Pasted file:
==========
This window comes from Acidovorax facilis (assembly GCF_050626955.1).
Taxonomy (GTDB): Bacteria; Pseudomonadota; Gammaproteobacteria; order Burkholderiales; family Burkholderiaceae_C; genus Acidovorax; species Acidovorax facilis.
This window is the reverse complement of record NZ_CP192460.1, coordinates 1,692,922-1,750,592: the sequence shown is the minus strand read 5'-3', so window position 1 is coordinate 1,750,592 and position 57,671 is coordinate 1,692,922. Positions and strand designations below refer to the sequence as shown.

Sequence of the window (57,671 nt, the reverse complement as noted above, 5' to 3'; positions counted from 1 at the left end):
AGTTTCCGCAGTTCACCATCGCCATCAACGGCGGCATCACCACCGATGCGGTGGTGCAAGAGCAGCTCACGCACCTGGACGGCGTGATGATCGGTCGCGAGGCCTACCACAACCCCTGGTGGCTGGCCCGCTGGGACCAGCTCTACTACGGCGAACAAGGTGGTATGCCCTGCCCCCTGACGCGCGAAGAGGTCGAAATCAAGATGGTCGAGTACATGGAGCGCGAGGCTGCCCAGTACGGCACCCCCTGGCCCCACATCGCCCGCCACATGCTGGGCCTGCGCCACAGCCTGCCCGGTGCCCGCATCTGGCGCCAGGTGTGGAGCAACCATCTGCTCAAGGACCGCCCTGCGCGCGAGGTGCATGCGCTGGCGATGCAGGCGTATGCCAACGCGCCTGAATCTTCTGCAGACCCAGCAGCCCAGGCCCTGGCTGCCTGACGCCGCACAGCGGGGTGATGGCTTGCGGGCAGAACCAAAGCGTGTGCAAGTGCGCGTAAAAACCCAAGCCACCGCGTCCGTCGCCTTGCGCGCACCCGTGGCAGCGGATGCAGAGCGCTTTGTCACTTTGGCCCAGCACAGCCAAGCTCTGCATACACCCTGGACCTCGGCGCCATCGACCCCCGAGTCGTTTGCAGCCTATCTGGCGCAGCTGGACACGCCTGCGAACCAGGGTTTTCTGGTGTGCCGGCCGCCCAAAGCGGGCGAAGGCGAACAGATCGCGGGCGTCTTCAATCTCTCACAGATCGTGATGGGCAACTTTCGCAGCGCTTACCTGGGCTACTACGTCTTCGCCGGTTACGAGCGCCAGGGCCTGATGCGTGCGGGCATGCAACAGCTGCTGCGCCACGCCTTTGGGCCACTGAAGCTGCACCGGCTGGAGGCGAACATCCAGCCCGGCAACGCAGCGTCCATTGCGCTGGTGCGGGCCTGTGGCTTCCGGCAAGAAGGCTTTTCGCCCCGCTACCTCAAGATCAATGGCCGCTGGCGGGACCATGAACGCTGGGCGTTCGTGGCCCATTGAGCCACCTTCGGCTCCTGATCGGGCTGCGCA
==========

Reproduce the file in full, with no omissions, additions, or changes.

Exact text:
This window comes from Acidovorax facilis (assembly GCF_050626955.1).
Taxonomy (GTDB): Bacteria; Pseudomonadota; Gammaproteobacteria; order Burkholderiales; family Burkholderiaceae_C; genus Acidovorax; species Acidovorax facilis.
This window is the reverse complement of record NZ_CP192460.1, coordinates 1,692,922-1,750,592: the sequence shown is the minus strand read 5'-3', so window position 1 is coordinate 1,750,592 and position 57,671 is coordinate 1,692,922. Positions and strand designations below refer to the sequence as shown.

Sequence of the window (57,671 nt, the reverse complement as noted above, 5' to 3'; positions counted from 1 at the left end):
AGTTTCCGCAGTTCACCATCGCCATCAACGGCGGCATCACCACCGATGCGGTGGTGCAAGAGCAGCTCACGCACCTGGACGGCGTGATGATCGGTCGCGAGGCCTACCACAACCCCTGGTGGCTGGCCCGCTGGGACCAGCTCTACTACGGCGAACAAGGTGGTATGCCCTGCCCCCTGACGCGCGAAGAGGTCGAAATCAAGATGGTCGAGTACATGGAGCGCGAGGCTGCCCAGTACGGCACCCCCTGGCCCCACATCGCCCGCCACATGCTGGGCCTGCGCCACAGCCTGCCCGGTGCCCGCATCTGGCGCCAGGTGTGGAGCAACCATCTGCTCAAGGACCGCCCTGCGCGCGAGGTGCATGCGCTGGCGATGCAGGCGTATGCCAACGCGCCTGAATCTTCTGCAGACCCAGCAGCCCAGGCCCTGGCTGCCTGACGCCGCACAGCGGGGTGATGGCTTGCGGGCAGAACCAAAGCGTGTGCAAGTGCGCGTAAAAACCCAAGCCACCGCGTCCGTCGCCTTGCGCGCACCCGTGGCAGCGGATGCAGAGCGCTTTGTCACTTTGGCCCAGCACAGCCAAGCTCTGCATACACCCTGGACCTCGGCGCCATCGACCCCCGAGTCGTTTGCAGCCTATCTGGCGCAGCTGGACACGCCTGCGAACCAGGGTTTTCTGGTGTGCCGGCCGCCCAAAGCGGGCGAAGGCGAACAGATCGCGGGCGTCTTCAATCTCTCACAGATCGTGATGGGCAACTTTCGCAGCGCTTACCTGGGCTACTACGTCTTCGCCGGTTACGAGCGCCAGGGCCTGATGCGTGCGGGCATGCAACAGCTGCTGCGCCACGCCTTTGGGCCACTGAAGCTGCACCGGCTGGAGGCGAACATCCAGCCCGGCAACGCAGCGTCCATTGCGCTGGTGCGGGCCTGTGGCTTCCGGCAAGAAGGCTTTTCGCCCCGCTACCTCAAGATCAATGGCCGCTGGCGGGACCATGAACGCTGGGCGTTCGTGGCCCATTGAGCCACCTTCGGCTCCTGATCGGGCTGCGCA